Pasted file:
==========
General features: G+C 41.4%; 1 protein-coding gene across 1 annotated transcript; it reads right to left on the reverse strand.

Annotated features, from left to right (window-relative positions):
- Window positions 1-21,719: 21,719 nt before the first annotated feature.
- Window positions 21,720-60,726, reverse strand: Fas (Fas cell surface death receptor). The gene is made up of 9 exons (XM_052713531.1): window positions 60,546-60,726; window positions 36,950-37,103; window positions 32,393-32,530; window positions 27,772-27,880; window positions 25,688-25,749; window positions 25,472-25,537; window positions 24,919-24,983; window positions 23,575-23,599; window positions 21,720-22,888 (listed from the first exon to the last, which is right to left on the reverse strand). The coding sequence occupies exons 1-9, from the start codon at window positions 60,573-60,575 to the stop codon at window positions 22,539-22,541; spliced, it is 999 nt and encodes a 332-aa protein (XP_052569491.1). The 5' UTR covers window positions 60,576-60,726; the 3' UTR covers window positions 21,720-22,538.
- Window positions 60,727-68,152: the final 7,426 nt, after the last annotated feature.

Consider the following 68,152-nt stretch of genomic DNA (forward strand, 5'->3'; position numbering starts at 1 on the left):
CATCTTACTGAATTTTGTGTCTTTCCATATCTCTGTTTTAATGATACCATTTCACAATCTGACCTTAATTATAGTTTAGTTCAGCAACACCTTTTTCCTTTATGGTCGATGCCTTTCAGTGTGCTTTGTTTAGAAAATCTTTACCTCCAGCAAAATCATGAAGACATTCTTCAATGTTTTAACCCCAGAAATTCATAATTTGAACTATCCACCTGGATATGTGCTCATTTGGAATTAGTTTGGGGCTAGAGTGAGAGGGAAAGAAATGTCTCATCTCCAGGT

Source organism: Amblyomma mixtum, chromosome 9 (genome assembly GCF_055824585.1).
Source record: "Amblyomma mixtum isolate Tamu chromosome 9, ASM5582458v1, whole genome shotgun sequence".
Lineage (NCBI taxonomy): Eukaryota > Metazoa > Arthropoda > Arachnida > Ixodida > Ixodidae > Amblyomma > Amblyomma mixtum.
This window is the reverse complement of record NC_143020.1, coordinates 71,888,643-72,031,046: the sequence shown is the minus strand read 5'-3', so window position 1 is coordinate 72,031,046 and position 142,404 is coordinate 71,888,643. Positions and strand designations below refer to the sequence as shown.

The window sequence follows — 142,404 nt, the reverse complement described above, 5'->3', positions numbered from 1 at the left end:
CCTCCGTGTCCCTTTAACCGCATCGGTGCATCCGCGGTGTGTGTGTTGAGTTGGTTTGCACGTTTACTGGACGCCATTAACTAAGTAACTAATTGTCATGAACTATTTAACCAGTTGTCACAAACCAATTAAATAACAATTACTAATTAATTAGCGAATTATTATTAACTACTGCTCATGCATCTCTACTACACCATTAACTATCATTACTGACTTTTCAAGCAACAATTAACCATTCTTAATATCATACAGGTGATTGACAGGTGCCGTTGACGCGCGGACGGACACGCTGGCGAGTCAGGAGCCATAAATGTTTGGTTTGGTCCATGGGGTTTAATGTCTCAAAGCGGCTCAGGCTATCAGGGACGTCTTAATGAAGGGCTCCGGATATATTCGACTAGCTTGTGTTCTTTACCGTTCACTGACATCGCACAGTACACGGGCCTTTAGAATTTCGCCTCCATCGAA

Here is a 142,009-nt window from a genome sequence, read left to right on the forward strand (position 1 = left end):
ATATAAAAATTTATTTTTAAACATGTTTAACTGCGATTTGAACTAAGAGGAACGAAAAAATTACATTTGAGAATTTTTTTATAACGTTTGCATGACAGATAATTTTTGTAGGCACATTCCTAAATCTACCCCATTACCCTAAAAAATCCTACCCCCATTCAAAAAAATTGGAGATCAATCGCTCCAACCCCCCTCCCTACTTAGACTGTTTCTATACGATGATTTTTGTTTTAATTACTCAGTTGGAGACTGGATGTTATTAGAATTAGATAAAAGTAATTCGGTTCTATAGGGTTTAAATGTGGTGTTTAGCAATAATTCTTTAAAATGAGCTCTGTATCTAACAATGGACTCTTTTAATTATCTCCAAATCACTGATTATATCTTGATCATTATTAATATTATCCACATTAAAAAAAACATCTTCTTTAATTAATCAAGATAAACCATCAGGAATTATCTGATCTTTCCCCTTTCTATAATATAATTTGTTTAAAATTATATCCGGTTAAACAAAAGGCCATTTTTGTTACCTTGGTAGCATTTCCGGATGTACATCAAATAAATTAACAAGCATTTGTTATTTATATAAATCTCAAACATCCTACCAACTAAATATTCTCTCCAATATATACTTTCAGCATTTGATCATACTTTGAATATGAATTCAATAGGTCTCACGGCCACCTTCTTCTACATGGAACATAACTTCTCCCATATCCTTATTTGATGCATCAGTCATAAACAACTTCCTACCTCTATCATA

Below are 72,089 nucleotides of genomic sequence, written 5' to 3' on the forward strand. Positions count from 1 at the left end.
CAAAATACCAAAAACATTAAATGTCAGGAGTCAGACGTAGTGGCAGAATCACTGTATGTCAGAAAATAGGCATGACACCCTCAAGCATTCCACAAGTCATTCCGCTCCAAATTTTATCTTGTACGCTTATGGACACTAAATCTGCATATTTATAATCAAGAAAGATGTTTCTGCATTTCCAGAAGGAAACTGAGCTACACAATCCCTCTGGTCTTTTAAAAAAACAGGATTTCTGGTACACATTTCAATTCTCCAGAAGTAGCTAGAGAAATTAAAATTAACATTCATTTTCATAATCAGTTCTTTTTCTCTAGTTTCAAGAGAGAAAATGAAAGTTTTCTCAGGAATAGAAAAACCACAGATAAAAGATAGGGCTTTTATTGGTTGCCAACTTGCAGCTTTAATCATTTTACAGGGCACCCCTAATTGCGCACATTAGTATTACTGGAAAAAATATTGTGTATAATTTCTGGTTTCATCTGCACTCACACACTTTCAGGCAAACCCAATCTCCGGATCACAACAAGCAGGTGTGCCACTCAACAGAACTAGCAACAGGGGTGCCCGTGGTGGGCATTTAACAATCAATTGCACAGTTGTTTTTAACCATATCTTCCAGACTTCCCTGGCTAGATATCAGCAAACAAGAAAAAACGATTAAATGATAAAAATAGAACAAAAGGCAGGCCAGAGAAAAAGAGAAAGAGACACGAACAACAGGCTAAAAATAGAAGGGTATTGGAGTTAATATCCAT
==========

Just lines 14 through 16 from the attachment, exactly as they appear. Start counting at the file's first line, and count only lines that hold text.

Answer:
Here is a 142,009-nt window from a genome sequence, read left to right on the forward strand (position 1 = left end):
ATATAAAAATTTATTTTTAAACATGTTTAACTGCGATTTGAACTAAGAGGAACGAAAAAATTACATTTGAGAATTTTTTTATAACGTTTGCATGACAGATAATTTTTGTAGGCACATTCCTAAATCTACCCCATTACCCTAAAAAATCCTACCCCCATTCAAAAAAATTGGAGATCAATCGCTCCAACCCCCCTCCCTACTTAGACTGTTTCTATACGATGATTTTTGTTTTAATTACTCAGTTGGAGACTGGATGTTATTAGAATTAGATAAAAGTAATTCGGTTCTATAGGGTTTAAATGTGGTGTTTAGCAATAATTCTTTAAAATGAGCTCTGTATCTAACAATGGACTCTTTTAATTATCTCCAAATCACTGATTATATCTTGATCATTATTAATATTATCCACATTAAAAAAAACATCTTCTTTAATTAATCAAGATAAACCATCAGGAATTATCTGATCTTTCCCCTTTCTATAATATAATTTGTTTAAAATTATATCCGGTTAAACAAAAGGCCATTTTTGTTACCTTGGTAGCATTTCCGGATGTACATCAAATAAATTAACAAGCATTTGTTATTTATATAAATCTCAAACATCCTACCAACTAAATATTCTCTCCAATATATACTTTCAGCATTTGATCATACTTTGAATATGAATTCAATAGGTCTCACGGCCACCTTCTTCTACATGGAACATAACTTCTCCCATATCCTTATTTGATGCATCAGTCATAAACAACTTCCTACCTCTATCATA

Below are 72,089 nucleotides of genomic sequence, written 5' to 3' on the forward strand. Positions count from 1 at the left end.